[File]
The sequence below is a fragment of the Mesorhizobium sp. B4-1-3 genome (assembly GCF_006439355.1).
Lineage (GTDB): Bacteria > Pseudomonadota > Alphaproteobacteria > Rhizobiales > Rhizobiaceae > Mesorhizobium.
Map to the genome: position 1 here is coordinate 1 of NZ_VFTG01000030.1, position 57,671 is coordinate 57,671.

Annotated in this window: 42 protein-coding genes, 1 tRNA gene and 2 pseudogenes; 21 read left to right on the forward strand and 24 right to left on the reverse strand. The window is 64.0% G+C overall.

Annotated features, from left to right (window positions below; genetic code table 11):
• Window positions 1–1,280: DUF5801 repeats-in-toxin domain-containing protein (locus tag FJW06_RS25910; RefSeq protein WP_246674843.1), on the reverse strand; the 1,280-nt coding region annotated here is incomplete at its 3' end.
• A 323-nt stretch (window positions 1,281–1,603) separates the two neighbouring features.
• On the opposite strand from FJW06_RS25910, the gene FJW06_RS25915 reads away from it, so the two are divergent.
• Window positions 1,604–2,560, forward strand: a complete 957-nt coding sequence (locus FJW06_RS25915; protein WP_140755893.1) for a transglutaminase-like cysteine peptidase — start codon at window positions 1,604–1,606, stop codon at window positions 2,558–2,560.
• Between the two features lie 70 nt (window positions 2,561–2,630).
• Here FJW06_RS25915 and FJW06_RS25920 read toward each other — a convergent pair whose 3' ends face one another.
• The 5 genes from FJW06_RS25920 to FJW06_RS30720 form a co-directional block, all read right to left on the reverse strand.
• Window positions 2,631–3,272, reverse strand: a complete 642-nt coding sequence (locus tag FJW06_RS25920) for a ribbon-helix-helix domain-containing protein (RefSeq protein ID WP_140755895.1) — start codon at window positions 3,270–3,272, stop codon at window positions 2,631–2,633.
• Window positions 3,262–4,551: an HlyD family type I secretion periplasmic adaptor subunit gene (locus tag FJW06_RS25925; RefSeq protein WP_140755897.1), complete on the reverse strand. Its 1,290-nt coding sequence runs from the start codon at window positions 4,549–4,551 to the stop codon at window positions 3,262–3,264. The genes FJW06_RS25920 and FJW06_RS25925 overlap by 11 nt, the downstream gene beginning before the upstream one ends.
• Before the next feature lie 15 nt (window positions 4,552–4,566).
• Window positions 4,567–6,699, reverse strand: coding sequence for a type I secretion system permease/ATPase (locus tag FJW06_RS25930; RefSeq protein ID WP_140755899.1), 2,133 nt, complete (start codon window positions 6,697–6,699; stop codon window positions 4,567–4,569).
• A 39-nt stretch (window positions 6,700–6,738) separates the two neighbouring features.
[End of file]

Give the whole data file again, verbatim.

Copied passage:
The sequence below is a fragment of the Mesorhizobium sp. B4-1-3 genome (assembly GCF_006439355.1).
Lineage (GTDB): Bacteria > Pseudomonadota > Alphaproteobacteria > Rhizobiales > Rhizobiaceae > Mesorhizobium.
Map to the genome: position 1 here is coordinate 1 of NZ_VFTG01000030.1, position 57,671 is coordinate 57,671.

Annotated in this window: 42 protein-coding genes, 1 tRNA gene and 2 pseudogenes; 21 read left to right on the forward strand and 24 right to left on the reverse strand. The window is 64.0% G+C overall.

Annotated features, from left to right (window positions below; genetic code table 11):
• Window positions 1–1,280: DUF5801 repeats-in-toxin domain-containing protein (locus tag FJW06_RS25910; RefSeq protein WP_246674843.1), on the reverse strand; the 1,280-nt coding region annotated here is incomplete at its 3' end.
• A 323-nt stretch (window positions 1,281–1,603) separates the two neighbouring features.
• On the opposite strand from FJW06_RS25910, the gene FJW06_RS25915 reads away from it, so the two are divergent.
• Window positions 1,604–2,560, forward strand: a complete 957-nt coding sequence (locus FJW06_RS25915; protein WP_140755893.1) for a transglutaminase-like cysteine peptidase — start codon at window positions 1,604–1,606, stop codon at window positions 2,558–2,560.
• Between the two features lie 70 nt (window positions 2,561–2,630).
• Here FJW06_RS25915 and FJW06_RS25920 read toward each other — a convergent pair whose 3' ends face one another.
• The 5 genes from FJW06_RS25920 to FJW06_RS30720 form a co-directional block, all read right to left on the reverse strand.
• Window positions 2,631–3,272, reverse strand: a complete 642-nt coding sequence (locus tag FJW06_RS25920) for a ribbon-helix-helix domain-containing protein (RefSeq protein ID WP_140755895.1) — start codon at window positions 3,270–3,272, stop codon at window positions 2,631–2,633.
• Window positions 3,262–4,551: an HlyD family type I secretion periplasmic adaptor subunit gene (locus tag FJW06_RS25925; RefSeq protein WP_140755897.1), complete on the reverse strand. Its 1,290-nt coding sequence runs from the start codon at window positions 4,549–4,551 to the stop codon at window positions 3,262–3,264. The genes FJW06_RS25920 and FJW06_RS25925 overlap by 11 nt, the downstream gene beginning before the upstream one ends.
• Before the next feature lie 15 nt (window positions 4,552–4,566).
• Window positions 4,567–6,699, reverse strand: coding sequence for a type I secretion system permease/ATPase (locus tag FJW06_RS25930; RefSeq protein ID WP_140755899.1), 2,133 nt, complete (start codon window positions 6,697–6,699; stop codon window positions 4,567–4,569).
• A 39-nt stretch (window positions 6,700–6,738) separates the two neighbouring features.